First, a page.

Ending our week on quadriceps, I feel that I have found new ways of stretching and targeting different muscles to find those sweet spots that feel so nice to work on. We have learned about our body and why the quads are so important to pay attention too.
A lot of knee problems might result from tight quads. If you look at the picture below, you will understand better why. The quads are actually a group of 4 muscles: The Rectus Femoris, Vastus Medialis, Vastus Intermedius and Vastus lateralis. Their primary function is to extend the knee. As such, they are the agonists and their antagonists are the Hamstrings. The hamis’ primary function is to bend the knee (refer to the previous article to know more about Hamis). The quads form that large mass of muscles on the front of your tights.
The Vastus Medialis, Vastus Intermedius and Vastus lateralis originate on the femur bone, while the Rectus Femoris – which is as well a hip flexor, originates on the pelvis (Ilium). They all join together to create a big tendon that slides under the patella (or knee cap) and inserts on your tibialis (one of the bones in your lower leg). Check out the picture, see those white areas around the knee? That’s what I mean.
So if those muscles get tight, they shorten right? If they shorten, they are going to pull up, creating tension on the knee. Knee problems can have many causes but this is one that I often find relevant for people who run a lot or train hard at the gym.
Tight quads can as well create lower back tension, especially if the Rectus Femoris is tight. It is going to bring the pelvis out of alignment creating a crushing effect in the lumbar spine. But this is a complex issue that I won’t develop here. If you need to know more about your personal situation, I would recommend seeing a pro such as a physio or massage therapist.
It is important to stretch the Quadriceps but I find that there is an interesting phenomenon that can happen regarding the knee. You know how we can often live which aches and pains and put up with it for a while (even if we shouldn’t;-)? Well, if you have knee pain it’s a lot harder to put up with. Pain in the knees are harder to bear. So with that in mind, when it comes to stretching, there can be a feeling of uneasiness and discomfort if sensations of pulling in the knees happen. We can learn about our bodies and the way our mind functions big time here. It is very important to distinguish ‘good’ pain and ‘bad’ pain. Bad pain is sharp, very unsettling and you kind of know that something is not quite right. Get out of the pose then and ask the teacher for help to modify the pose or drop it completely. Then there is the pain in the knee that is more like a ‘gentle pulling’, a sensation of stretching. It should NOT be too intense… so it means that it’s ok, that the mind can settle down having thought rationally about what’s actually going on. Being able to use our intelligence to resonate will help us relax in the pose and allow the Quads to stretch harmoniously. Always ask the teacher if you have any doubts, it’s better to double check than injure yourself!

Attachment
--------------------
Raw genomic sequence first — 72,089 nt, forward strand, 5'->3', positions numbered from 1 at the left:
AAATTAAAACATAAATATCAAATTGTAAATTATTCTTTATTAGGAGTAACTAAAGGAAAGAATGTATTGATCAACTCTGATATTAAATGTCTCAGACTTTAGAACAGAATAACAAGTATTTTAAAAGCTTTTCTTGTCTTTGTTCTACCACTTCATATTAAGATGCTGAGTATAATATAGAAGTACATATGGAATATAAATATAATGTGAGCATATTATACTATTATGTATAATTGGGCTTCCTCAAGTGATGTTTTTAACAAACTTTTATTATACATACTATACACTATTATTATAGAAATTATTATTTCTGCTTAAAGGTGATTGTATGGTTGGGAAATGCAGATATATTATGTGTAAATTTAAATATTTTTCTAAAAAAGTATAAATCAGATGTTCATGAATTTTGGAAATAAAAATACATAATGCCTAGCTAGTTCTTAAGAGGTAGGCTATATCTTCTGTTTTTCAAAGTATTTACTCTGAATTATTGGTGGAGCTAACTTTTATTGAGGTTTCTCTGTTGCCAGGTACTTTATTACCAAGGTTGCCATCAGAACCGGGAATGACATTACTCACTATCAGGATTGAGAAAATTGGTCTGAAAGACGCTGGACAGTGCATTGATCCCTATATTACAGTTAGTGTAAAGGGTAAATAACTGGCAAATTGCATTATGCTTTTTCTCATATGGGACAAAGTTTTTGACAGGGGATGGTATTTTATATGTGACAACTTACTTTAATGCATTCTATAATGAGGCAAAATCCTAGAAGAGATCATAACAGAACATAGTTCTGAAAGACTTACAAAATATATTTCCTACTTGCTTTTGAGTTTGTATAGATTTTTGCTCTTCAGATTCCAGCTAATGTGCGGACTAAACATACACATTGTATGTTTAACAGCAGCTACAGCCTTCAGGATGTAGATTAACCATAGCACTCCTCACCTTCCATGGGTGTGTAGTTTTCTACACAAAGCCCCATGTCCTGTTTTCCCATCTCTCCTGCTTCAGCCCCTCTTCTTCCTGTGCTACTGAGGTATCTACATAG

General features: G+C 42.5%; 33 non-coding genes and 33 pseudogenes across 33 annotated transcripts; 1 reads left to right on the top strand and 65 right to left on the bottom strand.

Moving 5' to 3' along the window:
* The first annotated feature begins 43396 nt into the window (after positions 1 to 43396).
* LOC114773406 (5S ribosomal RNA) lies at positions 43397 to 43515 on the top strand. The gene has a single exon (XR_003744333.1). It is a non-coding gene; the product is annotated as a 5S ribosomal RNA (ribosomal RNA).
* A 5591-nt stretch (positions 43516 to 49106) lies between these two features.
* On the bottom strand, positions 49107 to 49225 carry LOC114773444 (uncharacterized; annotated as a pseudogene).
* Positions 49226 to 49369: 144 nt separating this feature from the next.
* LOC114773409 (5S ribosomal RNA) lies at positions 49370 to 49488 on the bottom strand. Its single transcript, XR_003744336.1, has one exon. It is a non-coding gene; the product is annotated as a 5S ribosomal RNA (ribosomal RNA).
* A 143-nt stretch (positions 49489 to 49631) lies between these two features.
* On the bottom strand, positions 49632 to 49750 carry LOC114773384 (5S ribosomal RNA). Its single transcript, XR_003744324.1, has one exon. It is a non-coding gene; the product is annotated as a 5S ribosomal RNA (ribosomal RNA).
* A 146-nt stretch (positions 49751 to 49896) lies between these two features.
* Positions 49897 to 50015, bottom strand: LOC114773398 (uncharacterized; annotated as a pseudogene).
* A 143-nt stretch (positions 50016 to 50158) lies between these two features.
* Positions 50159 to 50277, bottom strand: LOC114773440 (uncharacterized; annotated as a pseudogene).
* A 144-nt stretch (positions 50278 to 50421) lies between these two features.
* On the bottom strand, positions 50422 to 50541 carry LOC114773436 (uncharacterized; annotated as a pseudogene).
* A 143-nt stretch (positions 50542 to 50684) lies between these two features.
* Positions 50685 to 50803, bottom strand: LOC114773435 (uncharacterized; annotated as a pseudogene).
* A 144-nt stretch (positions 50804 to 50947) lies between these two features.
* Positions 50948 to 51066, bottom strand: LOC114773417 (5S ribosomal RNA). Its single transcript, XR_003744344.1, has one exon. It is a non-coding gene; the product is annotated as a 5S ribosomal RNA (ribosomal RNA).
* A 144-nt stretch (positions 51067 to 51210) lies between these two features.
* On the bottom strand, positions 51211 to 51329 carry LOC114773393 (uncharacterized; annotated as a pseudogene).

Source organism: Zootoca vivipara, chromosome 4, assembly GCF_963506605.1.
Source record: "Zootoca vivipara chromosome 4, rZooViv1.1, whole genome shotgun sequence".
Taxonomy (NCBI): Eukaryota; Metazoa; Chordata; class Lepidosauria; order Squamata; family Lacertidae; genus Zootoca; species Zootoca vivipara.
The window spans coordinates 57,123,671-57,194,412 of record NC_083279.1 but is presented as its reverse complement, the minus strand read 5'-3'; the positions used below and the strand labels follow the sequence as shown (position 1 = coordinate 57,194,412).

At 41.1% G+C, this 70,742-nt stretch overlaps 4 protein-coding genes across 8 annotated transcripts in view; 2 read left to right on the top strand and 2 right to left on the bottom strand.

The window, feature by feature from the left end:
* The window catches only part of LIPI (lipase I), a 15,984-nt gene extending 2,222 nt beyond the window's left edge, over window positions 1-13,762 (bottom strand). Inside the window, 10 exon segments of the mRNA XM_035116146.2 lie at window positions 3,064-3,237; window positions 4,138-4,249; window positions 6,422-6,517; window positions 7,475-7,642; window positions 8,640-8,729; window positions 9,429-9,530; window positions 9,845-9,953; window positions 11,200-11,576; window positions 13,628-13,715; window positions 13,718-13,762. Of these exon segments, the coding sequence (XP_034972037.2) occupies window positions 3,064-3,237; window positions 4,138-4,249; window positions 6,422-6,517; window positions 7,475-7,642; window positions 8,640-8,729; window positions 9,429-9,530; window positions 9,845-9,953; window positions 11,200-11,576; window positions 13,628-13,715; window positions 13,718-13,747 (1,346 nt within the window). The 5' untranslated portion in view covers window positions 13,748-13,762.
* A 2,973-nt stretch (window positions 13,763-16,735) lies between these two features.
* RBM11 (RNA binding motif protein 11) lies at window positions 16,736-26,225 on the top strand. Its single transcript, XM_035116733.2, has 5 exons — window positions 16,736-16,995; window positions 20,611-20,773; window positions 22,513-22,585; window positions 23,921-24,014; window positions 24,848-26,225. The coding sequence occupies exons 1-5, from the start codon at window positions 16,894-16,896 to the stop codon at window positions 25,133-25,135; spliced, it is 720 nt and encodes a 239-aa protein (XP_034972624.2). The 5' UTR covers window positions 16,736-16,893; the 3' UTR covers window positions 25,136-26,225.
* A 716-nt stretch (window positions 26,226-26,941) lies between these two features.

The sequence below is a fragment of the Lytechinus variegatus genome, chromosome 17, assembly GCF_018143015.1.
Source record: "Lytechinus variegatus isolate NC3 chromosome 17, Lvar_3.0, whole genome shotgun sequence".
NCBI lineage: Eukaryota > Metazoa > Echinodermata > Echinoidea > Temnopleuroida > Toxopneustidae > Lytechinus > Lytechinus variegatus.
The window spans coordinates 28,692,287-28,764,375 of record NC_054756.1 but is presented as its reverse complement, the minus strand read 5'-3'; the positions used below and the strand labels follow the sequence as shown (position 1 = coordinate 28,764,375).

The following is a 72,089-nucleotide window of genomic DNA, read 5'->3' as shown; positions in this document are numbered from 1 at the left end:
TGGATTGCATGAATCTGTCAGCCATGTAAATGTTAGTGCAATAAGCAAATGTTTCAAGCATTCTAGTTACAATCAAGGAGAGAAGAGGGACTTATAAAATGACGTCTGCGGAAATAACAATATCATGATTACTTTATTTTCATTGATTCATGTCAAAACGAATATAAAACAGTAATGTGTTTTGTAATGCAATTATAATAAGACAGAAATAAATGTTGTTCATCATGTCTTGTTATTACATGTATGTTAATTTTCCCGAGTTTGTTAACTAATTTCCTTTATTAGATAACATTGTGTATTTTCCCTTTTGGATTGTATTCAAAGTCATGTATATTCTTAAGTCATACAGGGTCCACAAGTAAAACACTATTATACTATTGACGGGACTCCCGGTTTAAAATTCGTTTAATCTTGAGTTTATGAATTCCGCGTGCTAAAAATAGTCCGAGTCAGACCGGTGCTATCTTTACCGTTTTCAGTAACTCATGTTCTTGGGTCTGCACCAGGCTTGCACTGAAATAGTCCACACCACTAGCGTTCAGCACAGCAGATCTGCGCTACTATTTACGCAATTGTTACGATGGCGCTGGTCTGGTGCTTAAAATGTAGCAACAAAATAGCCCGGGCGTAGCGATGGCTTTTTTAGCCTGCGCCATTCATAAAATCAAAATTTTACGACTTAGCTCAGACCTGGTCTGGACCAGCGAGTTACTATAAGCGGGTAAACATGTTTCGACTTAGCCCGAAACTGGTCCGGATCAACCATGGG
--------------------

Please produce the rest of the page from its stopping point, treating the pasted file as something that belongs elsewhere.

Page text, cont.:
Here are a few reminders of the poses (Asanas) that we practised this week.
In this first series of ‘lunges’, remember the stepping steps:
- Place some cushioning under your back knee and bring the other foot forward. Make sure that the front knee doesn’t passes the ankle. You might have to modify your stance after following the next steps.
- Tuck the back toes under, lift your leg and replace the back knee on the floor, applying weight on top of the patella and not on the kneecap itself.
- Place your hands onto your hips, adjust your pelvis. Feel the two ‘front hip bones’ (ASIS) and make sure they are both square to the front of the room. Posterior tilt your pelvis by bringing your pubic bone up and tailbone down. Engage your core. Keep all of that engaged now!
- Then choose your hands placement. It can be on a chair that has been previously placed in front of your front leg; or on your hips, in front of your heart or arms above. Remember as well than when the arms are up, you have to draw your rib points in more to avoid over extending in your lower back. Keep your fingers active and lift up from the sternum. This last option intensify the stretch are their is more weight redistribution that goes into the Quads and knees.
- Stay present with your mind focused on your breath. Allow gravity to gently pull tha pelvis down. Your job is to slowly relax in the stretch first.
- Then use a PNF stretch: pull the front heel to the back knee, use your muscular strength to do so and hold for two breath. Then gently release on the exhale and allow the pelvis to drop a little more towards the floor. Hod for a few more breath then slowly come out of the pose and switch side.
You can as well grab the back foot, move your pelvis back and pull the heel to your butt cheek, then allow the pelvis to gently start lowering to the floor.
Here are some photos that illustrate what we practised. All are lunges variations. Remember the stepping steps mentioned above and be patient! Hold for at least 5 breaths on each side for each pose. In between, take breaks on all 4, stretch one leg at a time and shake.
The last one is Warrior I (Virabadhrasana I) and has the back foot flat on the floor. Shorten your stance a little bit so you will be able to square your hips to the front more easily. For this pose (as well as Crescent warrior – back leg straight heel up) you should strongly activate your back leg by lifting your back kneecap.